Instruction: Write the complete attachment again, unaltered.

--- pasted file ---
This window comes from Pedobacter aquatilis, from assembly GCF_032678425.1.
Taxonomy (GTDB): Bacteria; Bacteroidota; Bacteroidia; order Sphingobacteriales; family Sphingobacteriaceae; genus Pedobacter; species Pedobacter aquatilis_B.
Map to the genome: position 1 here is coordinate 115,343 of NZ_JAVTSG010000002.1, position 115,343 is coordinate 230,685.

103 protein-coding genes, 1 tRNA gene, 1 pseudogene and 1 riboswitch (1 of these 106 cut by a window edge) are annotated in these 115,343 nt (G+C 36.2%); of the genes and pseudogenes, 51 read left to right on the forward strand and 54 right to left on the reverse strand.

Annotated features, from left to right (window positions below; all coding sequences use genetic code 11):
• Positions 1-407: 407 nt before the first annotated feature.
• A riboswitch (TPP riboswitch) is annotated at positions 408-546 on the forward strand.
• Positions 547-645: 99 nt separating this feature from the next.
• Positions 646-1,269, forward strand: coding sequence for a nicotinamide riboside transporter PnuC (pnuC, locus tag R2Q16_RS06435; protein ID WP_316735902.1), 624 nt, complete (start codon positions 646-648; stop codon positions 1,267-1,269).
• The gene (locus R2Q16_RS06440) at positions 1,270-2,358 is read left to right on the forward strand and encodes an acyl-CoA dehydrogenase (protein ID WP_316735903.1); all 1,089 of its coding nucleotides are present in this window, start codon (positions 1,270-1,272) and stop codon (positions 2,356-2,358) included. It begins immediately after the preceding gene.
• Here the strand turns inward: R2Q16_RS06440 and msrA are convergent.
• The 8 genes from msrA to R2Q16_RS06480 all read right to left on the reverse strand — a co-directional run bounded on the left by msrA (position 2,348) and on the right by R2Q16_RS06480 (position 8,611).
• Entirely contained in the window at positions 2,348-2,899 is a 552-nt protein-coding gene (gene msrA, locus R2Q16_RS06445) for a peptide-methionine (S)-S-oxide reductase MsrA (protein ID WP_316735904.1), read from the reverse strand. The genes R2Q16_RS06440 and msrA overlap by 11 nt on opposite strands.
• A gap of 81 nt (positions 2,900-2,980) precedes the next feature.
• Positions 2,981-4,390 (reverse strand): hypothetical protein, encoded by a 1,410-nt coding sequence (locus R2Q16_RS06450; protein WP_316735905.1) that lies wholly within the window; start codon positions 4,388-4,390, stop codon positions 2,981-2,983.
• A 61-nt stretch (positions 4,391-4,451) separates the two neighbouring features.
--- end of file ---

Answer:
This window comes from Pedobacter aquatilis, from assembly GCF_032678425.1.
Taxonomy (GTDB): Bacteria; Bacteroidota; Bacteroidia; order Sphingobacteriales; family Sphingobacteriaceae; genus Pedobacter; species Pedobacter aquatilis_B.
Map to the genome: position 1 here is coordinate 115,343 of NZ_JAVTSG010000002.1, position 115,343 is coordinate 230,685.

103 protein-coding genes, 1 tRNA gene, 1 pseudogene and 1 riboswitch (1 of these 106 cut by a window edge) are annotated in these 115,343 nt (G+C 36.2%); of the genes and pseudogenes, 51 read left to right on the forward strand and 54 right to left on the reverse strand.

Annotated features, from left to right (window positions below; all coding sequences use genetic code 11):
• Positions 1-407: 407 nt before the first annotated feature.
• A riboswitch (TPP riboswitch) is annotated at positions 408-546 on the forward strand.
• Positions 547-645: 99 nt separating this feature from the next.
• Positions 646-1,269, forward strand: coding sequence for a nicotinamide riboside transporter PnuC (pnuC, locus tag R2Q16_RS06435; protein ID WP_316735902.1), 624 nt, complete (start codon positions 646-648; stop codon positions 1,267-1,269).
• The gene (locus R2Q16_RS06440) at positions 1,270-2,358 is read left to right on the forward strand and encodes an acyl-CoA dehydrogenase (protein ID WP_316735903.1); all 1,089 of its coding nucleotides are present in this window, start codon (positions 1,270-1,272) and stop codon (positions 2,356-2,358) included. It begins immediately after the preceding gene.
• Here the strand turns inward: R2Q16_RS06440 and msrA are convergent.
• The 8 genes from msrA to R2Q16_RS06480 all read right to left on the reverse strand — a co-directional run bounded on the left by msrA (position 2,348) and on the right by R2Q16_RS06480 (position 8,611).
• Entirely contained in the window at positions 2,348-2,899 is a 552-nt protein-coding gene (gene msrA, locus R2Q16_RS06445) for a peptide-methionine (S)-S-oxide reductase MsrA (protein ID WP_316735904.1), read from the reverse strand. The genes R2Q16_RS06440 and msrA overlap by 11 nt on opposite strands.
• A gap of 81 nt (positions 2,900-2,980) precedes the next feature.
• Positions 2,981-4,390 (reverse strand): hypothetical protein, encoded by a 1,410-nt coding sequence (locus R2Q16_RS06450; protein WP_316735905.1) that lies wholly within the window; start codon positions 4,388-4,390, stop codon positions 2,981-2,983.
• A 61-nt stretch (positions 4,391-4,451) separates the two neighbouring features.